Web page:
R error message: "Error in str2lang(x) : <text>:1:39: unexpected INCOMPLETE_STRING\n1: metadata.table.tg[, 1] ~  me+ an+and+n't\n                                          ^"


“… Looks like the trigrams are just slightly better than Quinn.”

### What have we learned here?#

Classification is one of those computational methods that often gets whipped out as something that’s pretty basic, especially in data science contexts. You’ve got all this data, and you just wave a magic wand and the computer will give you its idea of how it should be grouped. And especially with all the AI hype (which we’ve also debunked in DSC 9), it’s tempting to think that surely all these algorithmic advances mean that computers should be able to easily tell the difference between groups of things you’ve identified for it, especially if you as a human can recognize the groups.

But there may be a difference between your impression of how well you can identify the groups, and what happens when you actually try it out. I think it’s fair to say that, overall, Ilana’s speech makes a different impression on readers than the other characters. But that doesn’t mean that every one of her utterances contributes equally to that impression – only around 60% have identifiable “California girl” traits. That said, even 60% is more than enough to get the message across.

But what, exactly, is the message? Growing up in the Seattle suburbs, the “California girl” was an archetype that didn’t feel as distant – and was certainly more accessible to my imagination, thanks to things like the movie Clueless – as Dainy’s life in an Orthodox Jewish community on the other side of the country. What was the deal with Ilana, anyway? Is there an embedded joke about hippies and tree-hugging in her name (which means “tree”)? How much would the readers of these books recognize the stereotype she embodies? And why did her mannerisms change so completely after book 12? And also, what was the deal with Ilana anyway? It didn’t seem too weird for Dawn’s divorced mom to move back to her Connecticut hometown from California, but what was up with a family of Orthodox Jews running a kosher health-food store in California to begin with? And then deciding to move to an Orthodox Jewish suburb of New York?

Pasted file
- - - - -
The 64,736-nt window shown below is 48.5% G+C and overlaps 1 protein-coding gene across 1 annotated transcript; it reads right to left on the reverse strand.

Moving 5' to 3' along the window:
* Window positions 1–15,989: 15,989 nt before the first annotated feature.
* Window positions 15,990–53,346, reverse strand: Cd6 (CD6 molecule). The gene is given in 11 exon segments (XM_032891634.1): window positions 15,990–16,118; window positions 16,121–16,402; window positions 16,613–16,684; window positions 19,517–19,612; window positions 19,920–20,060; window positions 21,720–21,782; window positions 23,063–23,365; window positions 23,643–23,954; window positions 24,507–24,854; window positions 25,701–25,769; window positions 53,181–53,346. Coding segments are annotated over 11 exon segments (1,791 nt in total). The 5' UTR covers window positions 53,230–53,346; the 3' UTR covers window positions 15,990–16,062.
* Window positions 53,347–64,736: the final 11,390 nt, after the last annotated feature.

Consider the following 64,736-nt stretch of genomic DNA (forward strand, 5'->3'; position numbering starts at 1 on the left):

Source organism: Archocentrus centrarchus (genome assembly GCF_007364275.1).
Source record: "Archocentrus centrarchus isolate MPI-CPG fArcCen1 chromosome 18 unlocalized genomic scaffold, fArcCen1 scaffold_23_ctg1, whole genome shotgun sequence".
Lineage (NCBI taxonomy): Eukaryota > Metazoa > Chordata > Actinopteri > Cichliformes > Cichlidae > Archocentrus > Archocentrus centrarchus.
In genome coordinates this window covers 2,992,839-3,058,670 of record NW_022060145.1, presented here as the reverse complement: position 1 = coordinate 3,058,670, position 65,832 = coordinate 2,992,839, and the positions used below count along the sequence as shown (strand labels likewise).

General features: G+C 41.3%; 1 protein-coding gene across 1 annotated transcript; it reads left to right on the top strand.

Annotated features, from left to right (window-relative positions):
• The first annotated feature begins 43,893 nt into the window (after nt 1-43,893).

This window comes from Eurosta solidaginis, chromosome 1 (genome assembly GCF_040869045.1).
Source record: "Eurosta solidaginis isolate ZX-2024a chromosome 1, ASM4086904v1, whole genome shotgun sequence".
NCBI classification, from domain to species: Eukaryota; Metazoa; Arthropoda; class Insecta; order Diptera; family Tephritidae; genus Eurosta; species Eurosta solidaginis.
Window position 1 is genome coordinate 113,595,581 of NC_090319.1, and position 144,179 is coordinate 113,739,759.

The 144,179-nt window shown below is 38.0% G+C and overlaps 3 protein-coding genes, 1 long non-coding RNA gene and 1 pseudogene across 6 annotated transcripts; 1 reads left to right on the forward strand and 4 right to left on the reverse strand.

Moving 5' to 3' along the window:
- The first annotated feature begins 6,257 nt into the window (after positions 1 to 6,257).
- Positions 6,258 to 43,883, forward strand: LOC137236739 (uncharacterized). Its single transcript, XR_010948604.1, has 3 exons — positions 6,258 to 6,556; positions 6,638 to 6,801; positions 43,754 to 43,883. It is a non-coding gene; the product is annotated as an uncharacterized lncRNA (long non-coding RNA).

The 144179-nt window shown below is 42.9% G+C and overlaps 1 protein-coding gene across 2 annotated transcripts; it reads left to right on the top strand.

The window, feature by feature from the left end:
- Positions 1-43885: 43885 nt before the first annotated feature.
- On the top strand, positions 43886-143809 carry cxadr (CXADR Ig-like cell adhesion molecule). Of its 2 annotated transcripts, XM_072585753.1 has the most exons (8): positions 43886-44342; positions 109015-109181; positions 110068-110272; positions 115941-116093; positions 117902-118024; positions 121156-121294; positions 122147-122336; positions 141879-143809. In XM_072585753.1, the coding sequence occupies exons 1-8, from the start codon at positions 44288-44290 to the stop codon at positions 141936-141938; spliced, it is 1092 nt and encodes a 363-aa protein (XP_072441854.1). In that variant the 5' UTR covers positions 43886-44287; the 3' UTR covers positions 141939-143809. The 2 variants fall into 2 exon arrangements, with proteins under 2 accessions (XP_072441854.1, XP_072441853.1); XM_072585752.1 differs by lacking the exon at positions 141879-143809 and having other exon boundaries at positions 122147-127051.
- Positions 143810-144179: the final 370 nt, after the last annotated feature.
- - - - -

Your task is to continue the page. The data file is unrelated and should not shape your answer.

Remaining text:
The algorithms had come up short on classification, but I knew I could count on Dainy for some context.

## Dainy#

### What’s up with Ilana anyway?#

Much like the distinction between the Brooklyn girls and the Bloomfield girls, within the world of the BYT, Ilana’s being from California holds specific Jewish cultural connotations in addition to the American stereotypes of blonde, laid-back, health-food nut. Interestingly, while the Orthodox East Coast girls don’t have the same stereotypes as their non-Orthodox or non-Jewish East Coast counterparts, Ilana carries both the broader California stereotypes and specific Orthodox connotations. The Orthodox connotations show up more subtly, but Ilana’s association with broader American culture is in itself a symptom.

In the last decade of the twentieth century, Orthodox Jewish communities across America were being strengthened. The major hubs of American Jewish life, however, remained in the New York metropolitan area. The slight tension between the Brooklyn girls and the Bloomfield girls in War! is true to real-life dynamics between high school girls of that era. (At the 2006 national convention of Bais Yaakov seniors in Baltimore, my classmates and I - from the largest Bais Yaakov high school in Brooklyn - got a laugh from everyone else when a faculty organizer asked all “out of towners” to move to one side of the dining room and we didn’t move. We were too used to calling others “out of towners,” meaning anyone not from New York City.) Being from “out of town” was associated with a somewhat more lenient Jewish religious observance and a porousness between Orthodox and American culture. The smaller the Orthodox community infrastructure, after all, the more its members would need to interact with people outside their community - and the end of the twentieth century was characterized by an increasing push toward as much insularity as possible, leading these smaller, more porous communities to be viewed as somewhat inferior in religious observance by the larger, more insular communities.